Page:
The Chicago Cubs open their season in just three days, which means if Marquee Sports Network wants all Cubs games available to fans in the Chicago area, it needs to lock down a carriage deal with Comcast’s Xfinity service almost immediately. The clock has been ticking for almost a year now, and while Comcast has been content to play chicken (they weren’t really losing anything by doing so), they are now at the precipice of actually seeing whether they would lose subscribers over the lack of Cubs games.
… but the Cubs and Marquee, interestingly, are not blasting that particular message out into the world just yet.
We’ve all seen it plenty in these carriage negotiation/dispute situations. Things aren’t getting done, so the content creator decides to start letting everyone in the area know that they are about to miss out because the greedy, villainous cable provider is not agreeing to a deal to pick up a channel. The hope is that subscribers will deluge their provider with angry phone calls about cancelling service, and that will pressure a deal.
We haven’t seen that from the Cubs and Marquee yet. Maybe if a deal doesn’t get done with Comcast this week we will start seeing it, but it could leave you feeling slightly optimistic that negotiations haven’t totally gone south just yet.
To that end, some supporting evidence reported by the Tribune, as they note the Cubs and Marquee *HAVE* just now started going the attack ad route, not with Comcast, but with YouTube TV:
Marquee Sports Network ads target YouTube TV as Chicago Cubs opening day gets closer and the team and Sinclair Broadcasting attempt to move Google to deal and carry games https://t.co/J7JgatpZjz
— Chicago Tribune (@chicagotribune) July 21, 2020
The ads, which are running on Facebook and Instagram according to the Tribune report, basically push users to explore their options outside of YouTube TV (i.e., Hulu+ Live TV) if they want Cubs games.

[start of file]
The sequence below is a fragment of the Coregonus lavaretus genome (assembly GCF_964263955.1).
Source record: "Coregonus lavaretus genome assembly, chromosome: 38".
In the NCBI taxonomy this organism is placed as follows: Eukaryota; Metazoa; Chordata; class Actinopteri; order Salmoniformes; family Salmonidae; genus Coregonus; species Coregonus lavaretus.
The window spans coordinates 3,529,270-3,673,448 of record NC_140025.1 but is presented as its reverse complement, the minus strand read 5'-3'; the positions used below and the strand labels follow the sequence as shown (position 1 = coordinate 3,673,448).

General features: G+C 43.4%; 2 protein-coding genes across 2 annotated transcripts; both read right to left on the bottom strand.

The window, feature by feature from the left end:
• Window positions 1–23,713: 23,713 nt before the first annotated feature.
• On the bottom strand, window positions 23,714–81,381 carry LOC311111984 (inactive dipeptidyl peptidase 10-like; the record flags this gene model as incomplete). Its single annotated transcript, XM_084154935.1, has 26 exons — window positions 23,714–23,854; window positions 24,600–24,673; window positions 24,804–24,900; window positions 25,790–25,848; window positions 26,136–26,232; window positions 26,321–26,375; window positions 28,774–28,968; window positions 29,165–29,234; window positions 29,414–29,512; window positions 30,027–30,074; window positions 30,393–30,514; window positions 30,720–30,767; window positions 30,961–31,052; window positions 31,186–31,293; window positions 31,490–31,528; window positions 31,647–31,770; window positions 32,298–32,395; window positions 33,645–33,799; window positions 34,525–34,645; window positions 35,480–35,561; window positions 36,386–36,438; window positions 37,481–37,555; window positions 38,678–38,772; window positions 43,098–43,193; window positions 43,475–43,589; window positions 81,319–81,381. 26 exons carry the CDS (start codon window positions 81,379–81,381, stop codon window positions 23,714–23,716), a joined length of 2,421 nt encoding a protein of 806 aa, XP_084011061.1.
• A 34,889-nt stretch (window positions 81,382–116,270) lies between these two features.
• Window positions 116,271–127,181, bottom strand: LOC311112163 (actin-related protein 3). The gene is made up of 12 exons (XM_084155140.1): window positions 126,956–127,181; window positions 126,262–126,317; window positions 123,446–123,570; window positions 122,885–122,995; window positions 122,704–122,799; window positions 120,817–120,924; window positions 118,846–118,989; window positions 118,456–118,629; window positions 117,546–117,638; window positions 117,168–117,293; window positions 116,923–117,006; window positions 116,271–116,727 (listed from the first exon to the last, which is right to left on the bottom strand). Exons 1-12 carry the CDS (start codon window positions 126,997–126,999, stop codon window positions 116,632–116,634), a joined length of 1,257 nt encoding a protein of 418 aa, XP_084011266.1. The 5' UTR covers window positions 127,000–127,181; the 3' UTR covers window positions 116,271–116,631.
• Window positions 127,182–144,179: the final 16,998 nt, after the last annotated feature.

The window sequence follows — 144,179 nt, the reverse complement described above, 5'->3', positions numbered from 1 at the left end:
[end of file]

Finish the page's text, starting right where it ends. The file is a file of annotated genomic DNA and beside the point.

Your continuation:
Of course, you can’t say this is entirely outside the scope of the Comcast negotiations, since having another digital carrier like YouTube TV in the portfolio might apply even more pressure to Comcast. The window to get that kind of back-and-forth leverage playing done, however, is tiny. The Cubs have long said they are confident a deal will get done, but there’s only so much time left for ads to work and pressure campaigns to be exerted.
A reminder: Marquee and Sinclair, the Cubs’ partner in the network who has been handling most of the negotiations, locked down deals with all other providers in their territory long ago, outside of Comcast, YouTube TV, and DISH (which is not carrying RSNs right now). The terms offered by Marquee are not particularly onerous (I’ve done my research), and although the Cubs can and will be blasted by many for creating their own network at all in this environment, blasting them specifically for not getting a deal done with Comcast is probably pointing your phasers too much at the wrong party. Other providers have been content to carry this channel at the price sought by Marquee. Comcast has not.
Another reminder: Sinclair owns the FOX RSNs that reportedly also have carriage deals with Comcast expiring next month. It’s entirely possible that those much larger negotiations have Marquee wrapped up within them, which could cut a couple ways.
On the one hand, Sinclair wields the leverage to say, “Yo, Comcast, either take all these channels at our prices or lose them all, all over the country, in the middle of the return of sports.” That’s pretty much why Sinclair has sought to have an interest in all these RSNs in the first place.
On the other hand, if that’s really their plan with respect to Marquee, then Cubs fans get screwed, because there isn’t already a carriage deal in place – the deal sought for that channel is a brand new deal, not a renewal. So while Cardinals fans would still have their games on Fox Sports Midwest on Opening Day, with the Sinclair-Comcast fight going on under the hood, Cubs fans could be locked out until there’s a resolution in mid-August. To be sure, we don’t know that Marquee will be rolled up like this in the negotiations – indeed, Sinclair has a stake in the Yankees’ YES Network, and those negotiations have generally proceeded totally outside the broader Sinclair negotiations.